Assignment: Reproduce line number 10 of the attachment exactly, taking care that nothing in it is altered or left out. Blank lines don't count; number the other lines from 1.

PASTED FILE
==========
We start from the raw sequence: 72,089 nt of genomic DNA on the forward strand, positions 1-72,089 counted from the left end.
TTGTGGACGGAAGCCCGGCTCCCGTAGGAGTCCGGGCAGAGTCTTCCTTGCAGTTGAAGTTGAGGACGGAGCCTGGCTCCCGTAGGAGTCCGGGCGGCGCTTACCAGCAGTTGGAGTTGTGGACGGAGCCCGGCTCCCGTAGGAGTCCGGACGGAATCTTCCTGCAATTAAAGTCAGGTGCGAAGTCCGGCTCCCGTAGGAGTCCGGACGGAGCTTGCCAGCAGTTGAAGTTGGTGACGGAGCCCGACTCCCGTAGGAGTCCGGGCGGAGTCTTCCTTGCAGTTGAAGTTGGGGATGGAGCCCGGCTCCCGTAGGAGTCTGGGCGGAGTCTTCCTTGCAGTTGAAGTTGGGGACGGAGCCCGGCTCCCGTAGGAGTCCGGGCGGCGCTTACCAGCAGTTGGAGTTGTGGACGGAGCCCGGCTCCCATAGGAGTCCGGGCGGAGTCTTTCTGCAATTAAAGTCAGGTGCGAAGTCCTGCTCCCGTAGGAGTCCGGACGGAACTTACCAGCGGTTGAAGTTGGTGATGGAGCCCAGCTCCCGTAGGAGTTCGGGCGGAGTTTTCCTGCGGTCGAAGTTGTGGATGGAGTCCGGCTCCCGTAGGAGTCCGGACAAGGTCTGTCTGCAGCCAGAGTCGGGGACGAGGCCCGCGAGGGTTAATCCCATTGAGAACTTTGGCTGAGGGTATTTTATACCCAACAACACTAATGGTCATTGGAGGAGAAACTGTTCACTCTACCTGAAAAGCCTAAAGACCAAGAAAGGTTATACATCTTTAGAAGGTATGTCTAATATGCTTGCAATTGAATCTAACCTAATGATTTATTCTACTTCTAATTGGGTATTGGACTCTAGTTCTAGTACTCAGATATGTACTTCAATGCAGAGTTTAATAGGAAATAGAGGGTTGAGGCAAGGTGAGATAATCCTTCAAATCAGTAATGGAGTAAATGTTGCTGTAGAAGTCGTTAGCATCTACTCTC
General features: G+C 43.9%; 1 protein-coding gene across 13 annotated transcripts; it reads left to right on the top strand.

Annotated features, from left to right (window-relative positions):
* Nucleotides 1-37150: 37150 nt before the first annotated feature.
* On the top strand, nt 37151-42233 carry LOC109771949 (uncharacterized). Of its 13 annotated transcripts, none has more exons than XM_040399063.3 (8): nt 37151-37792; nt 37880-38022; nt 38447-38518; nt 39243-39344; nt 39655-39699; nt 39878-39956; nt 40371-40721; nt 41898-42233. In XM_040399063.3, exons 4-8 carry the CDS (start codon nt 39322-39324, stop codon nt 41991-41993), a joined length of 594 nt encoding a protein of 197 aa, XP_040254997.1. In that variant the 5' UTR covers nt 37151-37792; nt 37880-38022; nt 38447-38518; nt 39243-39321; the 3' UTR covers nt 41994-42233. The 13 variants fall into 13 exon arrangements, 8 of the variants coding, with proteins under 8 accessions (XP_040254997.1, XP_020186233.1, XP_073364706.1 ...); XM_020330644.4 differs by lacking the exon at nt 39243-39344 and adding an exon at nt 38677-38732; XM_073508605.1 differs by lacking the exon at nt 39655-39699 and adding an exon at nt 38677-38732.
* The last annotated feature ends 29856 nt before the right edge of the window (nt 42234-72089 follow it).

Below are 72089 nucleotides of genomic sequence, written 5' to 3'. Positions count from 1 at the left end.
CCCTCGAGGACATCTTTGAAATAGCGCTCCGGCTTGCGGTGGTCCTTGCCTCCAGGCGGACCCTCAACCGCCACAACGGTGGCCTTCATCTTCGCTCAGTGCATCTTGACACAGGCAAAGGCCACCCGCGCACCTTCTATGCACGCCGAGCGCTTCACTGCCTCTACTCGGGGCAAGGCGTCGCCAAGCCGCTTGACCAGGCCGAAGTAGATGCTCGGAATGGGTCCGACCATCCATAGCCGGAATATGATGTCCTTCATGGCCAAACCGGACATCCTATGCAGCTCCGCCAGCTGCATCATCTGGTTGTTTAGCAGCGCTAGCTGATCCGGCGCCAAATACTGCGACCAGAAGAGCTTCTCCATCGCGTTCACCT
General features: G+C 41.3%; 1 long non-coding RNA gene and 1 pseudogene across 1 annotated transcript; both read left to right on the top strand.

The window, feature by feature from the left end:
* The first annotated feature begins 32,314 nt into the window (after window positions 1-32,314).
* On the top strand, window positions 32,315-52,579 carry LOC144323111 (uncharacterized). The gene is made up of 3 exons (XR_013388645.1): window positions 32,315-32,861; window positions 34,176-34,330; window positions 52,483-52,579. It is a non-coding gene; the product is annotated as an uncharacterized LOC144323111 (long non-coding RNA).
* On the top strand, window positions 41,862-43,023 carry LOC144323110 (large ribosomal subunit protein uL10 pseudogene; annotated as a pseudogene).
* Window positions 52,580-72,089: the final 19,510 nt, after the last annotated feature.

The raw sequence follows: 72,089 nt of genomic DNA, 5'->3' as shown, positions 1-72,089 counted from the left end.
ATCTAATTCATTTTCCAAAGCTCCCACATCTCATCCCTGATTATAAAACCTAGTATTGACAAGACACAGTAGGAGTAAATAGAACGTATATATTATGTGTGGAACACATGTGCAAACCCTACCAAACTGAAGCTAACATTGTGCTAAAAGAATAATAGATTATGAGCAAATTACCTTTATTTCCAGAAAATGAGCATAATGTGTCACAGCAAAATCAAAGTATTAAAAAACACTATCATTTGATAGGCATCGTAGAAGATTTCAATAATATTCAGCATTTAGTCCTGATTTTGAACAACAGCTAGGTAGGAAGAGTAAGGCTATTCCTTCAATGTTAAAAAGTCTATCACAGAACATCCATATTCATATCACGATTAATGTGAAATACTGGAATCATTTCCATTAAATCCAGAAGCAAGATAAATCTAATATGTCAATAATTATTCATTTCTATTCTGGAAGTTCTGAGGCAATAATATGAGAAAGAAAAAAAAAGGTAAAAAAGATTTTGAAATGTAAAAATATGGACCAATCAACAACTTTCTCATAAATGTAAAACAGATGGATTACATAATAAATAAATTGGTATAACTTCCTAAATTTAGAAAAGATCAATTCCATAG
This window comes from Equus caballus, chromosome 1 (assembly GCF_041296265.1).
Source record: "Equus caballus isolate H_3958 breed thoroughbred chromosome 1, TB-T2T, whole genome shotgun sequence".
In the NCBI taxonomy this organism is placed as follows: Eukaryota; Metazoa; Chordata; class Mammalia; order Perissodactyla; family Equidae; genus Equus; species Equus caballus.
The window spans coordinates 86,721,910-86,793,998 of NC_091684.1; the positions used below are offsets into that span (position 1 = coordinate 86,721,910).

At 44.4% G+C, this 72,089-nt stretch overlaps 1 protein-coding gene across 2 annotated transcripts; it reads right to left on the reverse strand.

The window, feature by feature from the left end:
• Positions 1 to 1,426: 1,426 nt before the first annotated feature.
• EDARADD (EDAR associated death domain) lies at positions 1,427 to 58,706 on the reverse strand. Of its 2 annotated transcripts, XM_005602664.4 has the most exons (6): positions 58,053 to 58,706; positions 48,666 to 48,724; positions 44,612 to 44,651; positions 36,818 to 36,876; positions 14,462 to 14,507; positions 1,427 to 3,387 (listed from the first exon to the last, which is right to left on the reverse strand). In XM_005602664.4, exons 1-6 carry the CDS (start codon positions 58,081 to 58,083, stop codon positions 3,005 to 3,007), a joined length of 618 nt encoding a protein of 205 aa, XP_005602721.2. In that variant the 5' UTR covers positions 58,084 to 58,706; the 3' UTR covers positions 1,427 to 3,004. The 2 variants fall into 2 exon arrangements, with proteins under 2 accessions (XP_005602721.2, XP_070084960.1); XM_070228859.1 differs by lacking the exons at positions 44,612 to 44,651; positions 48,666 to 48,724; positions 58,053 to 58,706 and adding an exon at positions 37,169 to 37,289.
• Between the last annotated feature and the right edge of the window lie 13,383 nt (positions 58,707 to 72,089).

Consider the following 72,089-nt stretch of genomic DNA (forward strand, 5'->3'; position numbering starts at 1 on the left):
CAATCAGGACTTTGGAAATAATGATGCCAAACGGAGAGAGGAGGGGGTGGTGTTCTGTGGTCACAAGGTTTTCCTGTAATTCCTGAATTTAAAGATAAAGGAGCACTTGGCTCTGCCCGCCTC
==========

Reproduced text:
General features: G+C 41.3%; 1 long non-coding RNA gene and 1 pseudogene across 1 annotated transcript; both read left to right on the top strand.